Date of Award

August 2017

Degree Type


Degree Name

Doctor of Philosophy



First Advisor

Jean L. Hudson

Committee Members

Robert J. Jeske, John D. Richards, Patricia B. Richards, Patrick W. O'Grady


Archaeology, Ethnographic Models, Hunter-gatherer Household Archaeology, Settlement and Subsistence, Spatial Analysis, Zooarchaeoloy


Excavation results from four sites on Tse’tse’ede (The Cold One), which is also commonly known as Steens Mountain, produced archaeological evidence for a prehistoric subsistence and settlement system on the western flank of Tse’tse’ede. Material culture recovered in association with one house, domestic surfaces, and from a high elevation hunting locale provides evidence for human use of the mountain spanning the Archaic. Analysis suggests human occupation of the range intensified post Cal 3000 BP.

The archaeological results were compared against an ethnographically derived model for household and community food security, the basis of settlement and subsistence systems. The model failed to predict the house type revealed during the dissertation fieldwork on Tse’tse’ede. The model did predict the distribution and features at the investigated Tse’tse’ede sites, such as walls and the storage locations of personal items. Subsequent analysis revealed walls and locations associated with specific activities. Taxonomic identifications of recovered faunal specimens indicate a close fit with the predicted use of animal resources. Charcoal and burned botanicals recovered from the subject sites must be subjected to macrobotanical analysis to confirm predictions about floral resources.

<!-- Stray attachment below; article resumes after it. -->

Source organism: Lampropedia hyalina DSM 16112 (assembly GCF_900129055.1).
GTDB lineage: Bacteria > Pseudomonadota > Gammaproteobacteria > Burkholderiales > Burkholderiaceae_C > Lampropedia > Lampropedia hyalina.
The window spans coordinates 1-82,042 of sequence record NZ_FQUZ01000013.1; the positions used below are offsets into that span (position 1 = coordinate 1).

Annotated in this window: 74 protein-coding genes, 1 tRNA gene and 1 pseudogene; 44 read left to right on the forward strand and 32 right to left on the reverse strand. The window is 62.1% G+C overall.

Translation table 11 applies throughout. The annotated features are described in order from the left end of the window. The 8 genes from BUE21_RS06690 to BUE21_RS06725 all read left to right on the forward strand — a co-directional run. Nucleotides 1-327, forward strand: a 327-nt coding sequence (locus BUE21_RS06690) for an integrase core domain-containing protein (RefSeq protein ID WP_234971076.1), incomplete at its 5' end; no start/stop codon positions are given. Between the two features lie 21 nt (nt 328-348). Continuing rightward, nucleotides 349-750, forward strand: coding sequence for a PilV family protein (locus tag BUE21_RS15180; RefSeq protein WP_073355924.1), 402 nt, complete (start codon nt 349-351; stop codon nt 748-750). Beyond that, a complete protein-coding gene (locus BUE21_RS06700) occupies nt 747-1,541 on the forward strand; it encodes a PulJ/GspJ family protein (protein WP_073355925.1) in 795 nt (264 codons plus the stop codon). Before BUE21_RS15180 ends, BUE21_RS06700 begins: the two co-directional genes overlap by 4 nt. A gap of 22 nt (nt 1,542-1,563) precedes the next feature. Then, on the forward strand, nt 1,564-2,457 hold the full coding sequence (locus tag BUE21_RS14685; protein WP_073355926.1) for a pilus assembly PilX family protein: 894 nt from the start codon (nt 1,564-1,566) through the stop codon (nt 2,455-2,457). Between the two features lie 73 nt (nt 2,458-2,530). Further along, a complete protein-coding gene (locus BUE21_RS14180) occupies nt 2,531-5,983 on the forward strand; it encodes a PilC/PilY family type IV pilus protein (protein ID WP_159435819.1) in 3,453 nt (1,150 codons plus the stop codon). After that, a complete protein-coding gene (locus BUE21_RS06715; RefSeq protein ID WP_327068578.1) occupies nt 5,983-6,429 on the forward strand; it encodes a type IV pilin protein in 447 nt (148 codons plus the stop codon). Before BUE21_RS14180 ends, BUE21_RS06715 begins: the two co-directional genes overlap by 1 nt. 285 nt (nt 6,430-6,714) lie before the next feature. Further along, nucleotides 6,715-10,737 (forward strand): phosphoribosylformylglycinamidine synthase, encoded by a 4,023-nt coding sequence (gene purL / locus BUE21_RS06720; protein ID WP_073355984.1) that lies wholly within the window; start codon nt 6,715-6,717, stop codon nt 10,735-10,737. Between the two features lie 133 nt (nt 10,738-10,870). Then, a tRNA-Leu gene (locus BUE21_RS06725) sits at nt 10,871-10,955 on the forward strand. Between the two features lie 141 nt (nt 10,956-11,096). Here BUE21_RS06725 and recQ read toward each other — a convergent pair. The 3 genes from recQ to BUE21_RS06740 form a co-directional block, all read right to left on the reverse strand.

Few Northern Great Basin Late Archaic sites with evidence for house structures match the model expectations. The archaeological record includes a diverse array of house types, manufactured in unexpected places, such as in upland environments, and many vary from one to another, and exhibit a general pattern for a decrease in house diameter over time.

Given the documented investment in house structure and the distribution of other similar sites, a population of at least one hundred or more individuals likely inhabited the Little Blitzen River Valley prior to U.S. Military campaigns in the area. Exotic artifacts suggest households were connected to larger regional social and economic networks reaching into Northern California and southwest Oregon.